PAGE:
There’s joy in being welcomed by spring at the end of November.
My parents, second sister and I left Vancouver on a cold, rainy day. After a 17-hour direct flight, we landed in Auckland, where it was teeming with the sounds and colours of spring. The trill of the riroriro rises and falls as it tends to its nest. The pōhutukawa trees with their gorgeous red blooms were starting to bloom, a reminder of joyous family gatherings at Christmas.
There’s warmth in the embrace of our whaanau, extended family, in the middle of the busy airport. Aunties, uncles, nephews, nieces, cousins. In Maori tradition, comings and goings are significant family events.
We had visited New Zealand before for countless family occasions and visits: family reunions, weddings, anniversaries, births and birthdays. But there’s a deep sadness in this unplanned and unexpected homecoming. We were there for my oldest sister’s tangihanga, more commonly called tangi. The ceremony of mourning. A funeral for my oldest sister.
There’s something appropriate with the term tangi. Literally, the word means to weep, cry, sing a dirge, and lament for the dead. It is an invitation to mourn openly, to pour out emotion instead of holding back. After all, tangi also means snot and tears.
There’s a relief in being with someone who can show the way.
This is what Mom said when we were at the funeral home. Right after we arrived at the airport, we all felt the need to go straight there. In the room with the remains of my sister, I walked up to the table where she was laid out. I looked at her face and held her hand.
I felt a moment of hesitation from other family members when we entered the room. I was the only one of us who had any real experience with taking care of the dead. Going near and touching the remains of my sister gave them permission to do the same. It allowed them to follow their inner impulses.
Both of my parents’ respective cultures were steeped in enduring traditions for the dead.* Customs and rituals guided their ancestors on what to do after death. But in the past hundred years, death has been increasingly industrialized and outsourced. Most people have grown distant to the naturalness of death, the reality of death as part of life.
Something about doing real things in a time of grief is calming.
I felt privileged to have had the chance to care for my sister’s body. Mom, my nieces (my sister’s two daughters), my second sister and I washed her, combed her hair, dressed her, applied make-up. My sister was a bright and beautiful woman who cared about how she looked. We wanted to honour her by making sure she looked like herself.
There was laughter as we retold my sister’s make-up mishap as a teen to her two grown daughters. During the funeral, I joined my second sister, my two nephews and two other family members as pallbearers. It felt right for me to DO something. To be more than a passive spectator. To be an active participant in the rituals for my sister.
There’s comfort in rituals.
They guide us. Possibly help us take in the new reality of life without our beloved. For two nights, my sister’s husband and children slept on mattresses on the living room floor for the wake. The dead are not to be left alone. Friends and the rest of the family members take turns in holding vigil with them.
After three days of rituals, there is the hākari or feast — a symbolic welcoming of the bereaved back among the living. The feast is a gathering of the iwi, clan, where my sister was remembered and honoured.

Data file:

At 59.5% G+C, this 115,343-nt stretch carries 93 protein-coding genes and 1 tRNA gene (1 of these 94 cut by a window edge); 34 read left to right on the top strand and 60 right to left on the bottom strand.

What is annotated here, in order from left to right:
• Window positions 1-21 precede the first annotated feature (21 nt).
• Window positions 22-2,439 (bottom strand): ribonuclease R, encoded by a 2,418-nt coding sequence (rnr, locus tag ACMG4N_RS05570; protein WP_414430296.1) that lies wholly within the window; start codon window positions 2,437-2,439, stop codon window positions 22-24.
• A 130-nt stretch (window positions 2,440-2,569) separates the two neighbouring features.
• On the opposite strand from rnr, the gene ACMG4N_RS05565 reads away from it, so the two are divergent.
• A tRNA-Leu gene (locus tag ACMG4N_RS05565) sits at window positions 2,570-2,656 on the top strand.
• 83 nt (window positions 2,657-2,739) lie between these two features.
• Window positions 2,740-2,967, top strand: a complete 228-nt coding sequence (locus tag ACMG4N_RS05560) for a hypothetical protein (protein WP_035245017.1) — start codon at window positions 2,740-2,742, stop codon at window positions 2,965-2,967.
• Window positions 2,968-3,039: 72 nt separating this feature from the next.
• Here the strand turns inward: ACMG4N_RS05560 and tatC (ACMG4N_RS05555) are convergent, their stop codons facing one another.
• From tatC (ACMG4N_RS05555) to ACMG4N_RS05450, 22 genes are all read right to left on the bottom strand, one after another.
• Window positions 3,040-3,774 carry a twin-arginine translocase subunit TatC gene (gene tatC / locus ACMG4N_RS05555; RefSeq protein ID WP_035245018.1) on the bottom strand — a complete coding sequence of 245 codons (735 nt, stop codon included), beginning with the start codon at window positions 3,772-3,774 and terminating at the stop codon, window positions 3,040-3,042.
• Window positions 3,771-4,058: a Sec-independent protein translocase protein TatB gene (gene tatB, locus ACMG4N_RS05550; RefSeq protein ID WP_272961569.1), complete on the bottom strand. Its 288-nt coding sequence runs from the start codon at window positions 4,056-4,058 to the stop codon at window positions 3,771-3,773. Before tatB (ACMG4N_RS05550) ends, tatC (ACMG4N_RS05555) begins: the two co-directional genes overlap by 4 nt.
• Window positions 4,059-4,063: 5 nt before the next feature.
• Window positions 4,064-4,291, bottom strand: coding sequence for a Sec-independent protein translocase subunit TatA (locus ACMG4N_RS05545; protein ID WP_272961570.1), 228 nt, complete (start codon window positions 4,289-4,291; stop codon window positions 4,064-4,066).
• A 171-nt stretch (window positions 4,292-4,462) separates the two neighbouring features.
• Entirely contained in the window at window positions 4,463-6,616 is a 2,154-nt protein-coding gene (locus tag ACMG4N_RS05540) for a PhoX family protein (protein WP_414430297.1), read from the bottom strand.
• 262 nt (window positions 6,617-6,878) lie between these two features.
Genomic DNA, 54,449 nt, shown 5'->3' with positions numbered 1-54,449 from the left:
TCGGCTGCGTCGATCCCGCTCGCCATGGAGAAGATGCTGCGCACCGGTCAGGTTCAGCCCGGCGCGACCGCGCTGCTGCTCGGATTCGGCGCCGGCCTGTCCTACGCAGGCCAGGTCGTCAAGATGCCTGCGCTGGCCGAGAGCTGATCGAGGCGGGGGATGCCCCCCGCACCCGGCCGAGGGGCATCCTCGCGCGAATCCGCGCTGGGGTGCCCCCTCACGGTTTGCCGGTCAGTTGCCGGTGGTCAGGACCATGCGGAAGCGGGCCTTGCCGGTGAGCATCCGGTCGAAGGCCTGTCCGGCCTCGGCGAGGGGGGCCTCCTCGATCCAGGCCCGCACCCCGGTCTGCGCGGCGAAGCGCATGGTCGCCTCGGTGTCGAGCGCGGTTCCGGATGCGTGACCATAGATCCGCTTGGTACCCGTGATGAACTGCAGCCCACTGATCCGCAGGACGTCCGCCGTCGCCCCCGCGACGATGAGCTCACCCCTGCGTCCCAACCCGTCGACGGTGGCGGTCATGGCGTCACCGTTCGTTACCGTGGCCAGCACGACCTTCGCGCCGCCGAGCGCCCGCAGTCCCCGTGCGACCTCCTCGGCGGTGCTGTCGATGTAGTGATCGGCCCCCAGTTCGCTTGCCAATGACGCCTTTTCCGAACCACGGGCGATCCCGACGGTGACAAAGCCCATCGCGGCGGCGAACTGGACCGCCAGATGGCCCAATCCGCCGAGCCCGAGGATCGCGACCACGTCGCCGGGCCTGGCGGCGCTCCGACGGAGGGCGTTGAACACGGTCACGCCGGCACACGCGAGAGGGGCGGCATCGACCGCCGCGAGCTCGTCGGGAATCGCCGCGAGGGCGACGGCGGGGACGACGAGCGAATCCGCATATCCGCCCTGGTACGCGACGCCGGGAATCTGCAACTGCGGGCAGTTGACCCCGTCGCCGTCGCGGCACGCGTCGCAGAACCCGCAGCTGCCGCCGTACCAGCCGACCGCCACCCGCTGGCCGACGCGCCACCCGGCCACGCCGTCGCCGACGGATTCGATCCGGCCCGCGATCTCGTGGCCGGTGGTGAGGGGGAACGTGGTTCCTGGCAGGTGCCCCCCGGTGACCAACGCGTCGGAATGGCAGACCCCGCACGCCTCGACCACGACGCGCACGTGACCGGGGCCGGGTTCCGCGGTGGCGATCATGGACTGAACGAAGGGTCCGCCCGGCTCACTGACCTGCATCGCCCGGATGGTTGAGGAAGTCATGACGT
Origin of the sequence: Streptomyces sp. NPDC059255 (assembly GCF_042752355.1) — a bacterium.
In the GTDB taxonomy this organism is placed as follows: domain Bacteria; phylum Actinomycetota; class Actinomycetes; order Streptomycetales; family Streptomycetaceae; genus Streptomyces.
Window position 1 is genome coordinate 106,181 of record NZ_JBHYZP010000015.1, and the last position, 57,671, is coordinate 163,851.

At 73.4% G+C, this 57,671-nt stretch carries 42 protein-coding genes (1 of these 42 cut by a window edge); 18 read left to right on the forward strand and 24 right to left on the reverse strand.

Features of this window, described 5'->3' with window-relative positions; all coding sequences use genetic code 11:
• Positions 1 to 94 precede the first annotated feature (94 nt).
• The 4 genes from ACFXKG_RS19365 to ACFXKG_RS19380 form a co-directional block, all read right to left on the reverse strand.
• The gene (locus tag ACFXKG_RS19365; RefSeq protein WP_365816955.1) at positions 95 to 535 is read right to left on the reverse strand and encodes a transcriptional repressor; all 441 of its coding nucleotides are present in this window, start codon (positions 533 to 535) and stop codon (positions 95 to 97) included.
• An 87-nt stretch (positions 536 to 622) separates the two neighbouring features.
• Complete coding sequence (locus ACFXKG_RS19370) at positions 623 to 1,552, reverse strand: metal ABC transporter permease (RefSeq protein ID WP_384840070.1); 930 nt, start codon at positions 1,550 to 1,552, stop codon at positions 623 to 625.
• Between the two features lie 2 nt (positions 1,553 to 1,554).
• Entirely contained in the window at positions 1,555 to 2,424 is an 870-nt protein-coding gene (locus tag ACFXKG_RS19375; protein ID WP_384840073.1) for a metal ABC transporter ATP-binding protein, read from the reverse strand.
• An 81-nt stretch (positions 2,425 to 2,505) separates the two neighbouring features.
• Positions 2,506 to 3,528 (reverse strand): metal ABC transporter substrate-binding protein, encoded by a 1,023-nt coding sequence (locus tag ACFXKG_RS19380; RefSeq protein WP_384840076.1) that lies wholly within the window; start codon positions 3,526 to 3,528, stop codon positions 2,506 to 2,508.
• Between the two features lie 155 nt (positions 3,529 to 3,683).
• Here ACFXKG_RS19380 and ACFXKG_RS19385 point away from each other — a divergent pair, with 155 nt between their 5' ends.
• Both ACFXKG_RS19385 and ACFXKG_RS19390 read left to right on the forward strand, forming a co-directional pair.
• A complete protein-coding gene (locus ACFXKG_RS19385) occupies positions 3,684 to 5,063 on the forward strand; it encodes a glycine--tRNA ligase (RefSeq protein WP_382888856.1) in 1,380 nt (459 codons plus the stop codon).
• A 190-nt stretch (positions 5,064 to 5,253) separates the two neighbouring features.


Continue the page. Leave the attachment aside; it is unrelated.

Something was soothing in a mihi** speech given by an elder. I may not have understood every word he said, but the cadence of his voice and the rhythm of his sentences felt like a balm. Holding the tokotoko, talking stick, I knew this wise elder was mourning my sister as well as acknowledging her life and legacy. Sending my sister off and wishing her well in the next stage of her journey.
In moments of grief, I lean into the comfort of rituals for caring for the dead and supporting the living.
In moments of sadness, I seek solace from my family and the wisdom of elders. I calm myself by doing and just being with the sorrow as well as the happy memories.
Haereere, e te tuahine here. Kia tutaki ano tatou.
Safe travels, dear sister. Until we meet again.
* Dad is Maori from New Zealand. Even with the arrival of settlers, the Maori people have mostly kept their rituals for the dead. Mom’s ancestors emigrated from Scotland and Switzerland, eventually settling in rural Manitoba and BC. I remember my Gramma, who is 103 years old this year, telling me stories of how they “laid out the dead.” She described to me how women from the community gathered in the home of the deceased to wash, dress and lay out the dead in the home for the rest of the family and wider community to come to pay their respects and bear witness to the death.
** Mihi is both a verb (to pay tribute, lament and grieve for) and a noun (speech of greeting or tribute).
Stories connect us.
This is the second narrative in our “Ngaio’s Stories” series. You can read the first in the series here.
With close to 20 years of experience, there is very little Ngaio Davis, KORU founder and managing director, hasn’t seen or dealt with around diverse, mourning rituals, family dynamics or unusual circumstances. Ngaio shares her stories to offer you a glimpse of her life beyond her role as a funeral director.
To learn more about how KORU works in collaboration to create meaningful ceremonies, please read more at The Hummingbird Project. Rituals can include the religious and cultural ways that we grieve. It can also encompass unique and personal ways that you want to honour your loved one.
Click here to read how KORU is working through the COVID-19 Pandemic.